Advertising or Marketing Communications means any material which is published or broadcast using any Medium or any activity which is undertaken by, or on behalf of an advertiser or marketer, and

  • over which the advertiser or marketer has a reasonable degree of control, and
  • that draws the attention of the public in a manner calculated to promote or oppose directly or indirectly a product, service, person, organisation or line of conduct, but does not include Excluded Advertising or Marketing Communications.

Drilling down into the definition of “Advertising or Marketing Communications”, it was our understanding that User Comments do not fall within that definition as they are not material “over which [CUB] has a reasonable degree of control”. While CUB has the ability to monitor and remove User Comments from the VB Page (our commitment to this process is detailed later in this letter), pre-moderation by CUB of User Comments on the VB Page is not commercially feasible therefore CUB has no practical control over the content of the User Comments.

We submit that the Code must be read with recognition of the commercial realities that apply in the marketplace. It would be unduly onerous on alcohol beverage producers and indeed any company participating in this medium to interpret the Code as including User Comments on Facebook pages as falling within the scope of “Advertising or Marketing Communications”, since CUB does not have a reasonable degree of control over them. The only way for a producer to be certain that no inappropriate User Comments appear on a Facebook page for its product would be either not to have that Facebook page at all (which is commercially unsustainable given the importance of social media in marketing in 2012 and its likely increased importance in future), or to review every User Comment before allowing it to appear on the page. A requirement for pre-moderation of every User Comment would be contrary to the spirit of social media and would cause users to become disengaged from the page, i.e. they are unlikely to tolerate the inevitable delay between their submitting a post and it appearing on the site, which runs contrary to the sense of immediacy and spontaneity that users expect from a Facebook page. Further it would require an unreasonably high level of resourcing by the producer – effectively, moderation staff would need to be engaged 24/7, every day of the year, to review every User Comment as quickly as possible after it is submitted. This is commercially unrealistic.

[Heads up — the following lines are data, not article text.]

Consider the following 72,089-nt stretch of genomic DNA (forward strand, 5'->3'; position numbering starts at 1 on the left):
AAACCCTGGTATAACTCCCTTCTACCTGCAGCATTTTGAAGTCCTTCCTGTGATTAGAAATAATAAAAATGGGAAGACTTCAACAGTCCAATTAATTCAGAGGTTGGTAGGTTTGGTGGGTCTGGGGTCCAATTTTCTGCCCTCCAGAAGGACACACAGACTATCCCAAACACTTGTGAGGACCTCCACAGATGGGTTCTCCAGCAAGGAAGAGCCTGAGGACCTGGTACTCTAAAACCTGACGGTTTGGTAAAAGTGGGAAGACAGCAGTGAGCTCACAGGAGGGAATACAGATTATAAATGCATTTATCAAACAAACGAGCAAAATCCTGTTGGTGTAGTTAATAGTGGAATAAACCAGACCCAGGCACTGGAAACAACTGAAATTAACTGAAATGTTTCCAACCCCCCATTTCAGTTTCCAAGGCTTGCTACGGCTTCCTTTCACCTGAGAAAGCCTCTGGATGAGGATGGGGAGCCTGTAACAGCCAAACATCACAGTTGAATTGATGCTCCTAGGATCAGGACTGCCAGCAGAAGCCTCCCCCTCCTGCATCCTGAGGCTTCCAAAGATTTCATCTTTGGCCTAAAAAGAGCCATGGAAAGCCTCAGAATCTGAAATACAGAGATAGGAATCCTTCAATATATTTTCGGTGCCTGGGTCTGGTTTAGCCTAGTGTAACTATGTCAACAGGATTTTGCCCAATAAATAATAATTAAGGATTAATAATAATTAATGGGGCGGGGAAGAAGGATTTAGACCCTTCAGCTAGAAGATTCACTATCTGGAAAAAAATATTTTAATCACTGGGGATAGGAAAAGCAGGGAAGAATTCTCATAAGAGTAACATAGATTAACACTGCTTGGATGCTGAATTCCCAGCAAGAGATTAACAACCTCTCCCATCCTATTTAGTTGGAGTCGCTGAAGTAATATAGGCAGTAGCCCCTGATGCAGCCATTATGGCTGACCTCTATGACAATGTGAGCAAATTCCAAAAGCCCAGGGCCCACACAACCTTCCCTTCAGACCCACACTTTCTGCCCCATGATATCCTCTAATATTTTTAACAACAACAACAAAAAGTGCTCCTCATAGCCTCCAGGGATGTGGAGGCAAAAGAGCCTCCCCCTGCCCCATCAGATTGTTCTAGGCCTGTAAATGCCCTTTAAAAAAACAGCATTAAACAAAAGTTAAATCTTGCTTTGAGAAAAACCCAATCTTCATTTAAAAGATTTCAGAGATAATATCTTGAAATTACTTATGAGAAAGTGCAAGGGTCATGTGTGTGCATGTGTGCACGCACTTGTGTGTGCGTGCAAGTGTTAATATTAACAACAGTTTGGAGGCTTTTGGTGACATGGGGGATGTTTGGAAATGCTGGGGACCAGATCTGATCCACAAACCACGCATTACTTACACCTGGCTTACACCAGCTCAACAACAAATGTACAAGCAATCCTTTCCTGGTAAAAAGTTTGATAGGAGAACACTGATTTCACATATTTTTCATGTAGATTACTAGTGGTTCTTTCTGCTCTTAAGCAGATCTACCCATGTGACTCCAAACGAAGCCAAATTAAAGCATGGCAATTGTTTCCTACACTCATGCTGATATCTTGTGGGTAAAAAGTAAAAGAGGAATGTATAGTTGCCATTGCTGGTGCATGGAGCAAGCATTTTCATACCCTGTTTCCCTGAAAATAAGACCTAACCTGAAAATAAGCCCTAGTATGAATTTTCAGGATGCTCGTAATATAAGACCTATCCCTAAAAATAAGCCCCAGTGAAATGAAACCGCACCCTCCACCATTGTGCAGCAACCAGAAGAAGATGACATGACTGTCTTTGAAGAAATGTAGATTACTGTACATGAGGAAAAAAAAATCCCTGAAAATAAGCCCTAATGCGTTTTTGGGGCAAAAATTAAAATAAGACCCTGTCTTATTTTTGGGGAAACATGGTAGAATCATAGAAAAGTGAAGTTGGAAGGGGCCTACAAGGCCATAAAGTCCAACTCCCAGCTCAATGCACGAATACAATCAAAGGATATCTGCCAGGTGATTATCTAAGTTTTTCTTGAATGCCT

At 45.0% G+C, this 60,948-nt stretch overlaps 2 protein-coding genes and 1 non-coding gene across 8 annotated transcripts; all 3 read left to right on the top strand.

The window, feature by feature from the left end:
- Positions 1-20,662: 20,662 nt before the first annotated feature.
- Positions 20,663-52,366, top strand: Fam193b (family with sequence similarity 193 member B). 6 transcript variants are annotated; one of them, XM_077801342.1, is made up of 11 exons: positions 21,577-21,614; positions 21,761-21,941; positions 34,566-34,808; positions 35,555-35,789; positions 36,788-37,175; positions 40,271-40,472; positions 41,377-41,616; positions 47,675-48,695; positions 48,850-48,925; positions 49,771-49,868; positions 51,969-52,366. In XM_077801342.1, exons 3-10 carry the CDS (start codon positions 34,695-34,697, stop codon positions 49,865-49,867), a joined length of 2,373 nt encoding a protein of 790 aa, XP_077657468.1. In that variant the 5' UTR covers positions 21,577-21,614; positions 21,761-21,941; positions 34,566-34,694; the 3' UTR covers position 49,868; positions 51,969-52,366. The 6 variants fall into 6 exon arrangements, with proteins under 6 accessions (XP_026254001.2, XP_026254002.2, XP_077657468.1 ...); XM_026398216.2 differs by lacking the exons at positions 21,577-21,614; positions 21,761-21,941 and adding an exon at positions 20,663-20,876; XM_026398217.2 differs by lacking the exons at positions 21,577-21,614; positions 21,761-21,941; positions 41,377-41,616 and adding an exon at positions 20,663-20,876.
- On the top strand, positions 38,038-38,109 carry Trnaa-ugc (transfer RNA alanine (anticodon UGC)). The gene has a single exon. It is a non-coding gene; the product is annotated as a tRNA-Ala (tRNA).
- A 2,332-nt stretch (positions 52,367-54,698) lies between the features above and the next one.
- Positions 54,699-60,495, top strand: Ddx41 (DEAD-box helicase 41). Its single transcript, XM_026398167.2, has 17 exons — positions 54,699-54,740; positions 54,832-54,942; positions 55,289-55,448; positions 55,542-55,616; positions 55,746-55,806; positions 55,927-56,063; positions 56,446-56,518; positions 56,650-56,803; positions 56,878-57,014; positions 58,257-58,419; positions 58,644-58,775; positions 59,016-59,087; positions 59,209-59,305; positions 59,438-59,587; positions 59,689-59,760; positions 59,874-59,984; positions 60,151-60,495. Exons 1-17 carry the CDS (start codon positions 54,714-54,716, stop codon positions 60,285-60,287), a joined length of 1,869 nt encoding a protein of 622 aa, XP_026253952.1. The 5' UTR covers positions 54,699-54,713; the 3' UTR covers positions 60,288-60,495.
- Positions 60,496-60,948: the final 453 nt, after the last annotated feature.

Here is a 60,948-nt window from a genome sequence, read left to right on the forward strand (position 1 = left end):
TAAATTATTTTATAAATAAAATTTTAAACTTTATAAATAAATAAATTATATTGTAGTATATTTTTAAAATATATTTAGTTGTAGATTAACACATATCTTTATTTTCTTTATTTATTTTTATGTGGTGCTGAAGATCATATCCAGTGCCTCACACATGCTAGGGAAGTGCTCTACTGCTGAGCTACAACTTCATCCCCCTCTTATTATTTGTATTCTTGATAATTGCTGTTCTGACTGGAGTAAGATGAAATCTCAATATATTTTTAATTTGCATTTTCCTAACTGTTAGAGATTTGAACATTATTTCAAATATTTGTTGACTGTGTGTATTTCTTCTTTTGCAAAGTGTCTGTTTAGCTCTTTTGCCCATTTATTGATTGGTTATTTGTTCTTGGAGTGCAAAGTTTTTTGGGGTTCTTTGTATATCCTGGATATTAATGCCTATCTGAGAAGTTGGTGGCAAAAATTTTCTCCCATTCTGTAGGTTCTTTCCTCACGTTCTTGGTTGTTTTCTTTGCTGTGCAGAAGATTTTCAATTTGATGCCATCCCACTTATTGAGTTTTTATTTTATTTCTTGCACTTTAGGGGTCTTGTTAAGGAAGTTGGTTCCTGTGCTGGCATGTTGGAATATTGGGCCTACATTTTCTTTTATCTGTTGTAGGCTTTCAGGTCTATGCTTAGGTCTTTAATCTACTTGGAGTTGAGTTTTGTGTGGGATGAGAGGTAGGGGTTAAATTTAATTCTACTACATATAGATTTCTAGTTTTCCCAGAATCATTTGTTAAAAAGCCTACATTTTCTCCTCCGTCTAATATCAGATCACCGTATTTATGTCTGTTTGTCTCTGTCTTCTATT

Further to our belief that User Comments fall outside the definition of “Advertising or Marketing Communications” as they are not “calculated to promote or oppose directly or indirectly a product, service, person, organisation or line of conduct”. It is not clear whether “calculated” means “intended” or “likely”, but in either case many of the User Comments on the VB Page do not mention any product or service etc. so they cannot be “calculated” to promote or oppose any product or service etc. While many User Comments do mention VB beer very few, if any, could be understood as advertising or marketing VB, even on the broadest possible definition of “advertising or marketing” – at most they could be understood as a statement of personal preference by an individual, to the effect that they enjoy (or in some cases dislike) VB. It is not unusual for those who „like us‟ to actually post User Comments that express a preference for competitor product. The User Comments on the VB Facebook fan page fall outside the scope of the Code as they are not part of (and would not be understood by the relevant audience as part of) any advertisement or marketing communication for an alcohol beverage. In context, the User Comments will be understood as spontaneous comments that do not necessarily have anything to do with VB beer or if they do, may or may not be favourable to VB.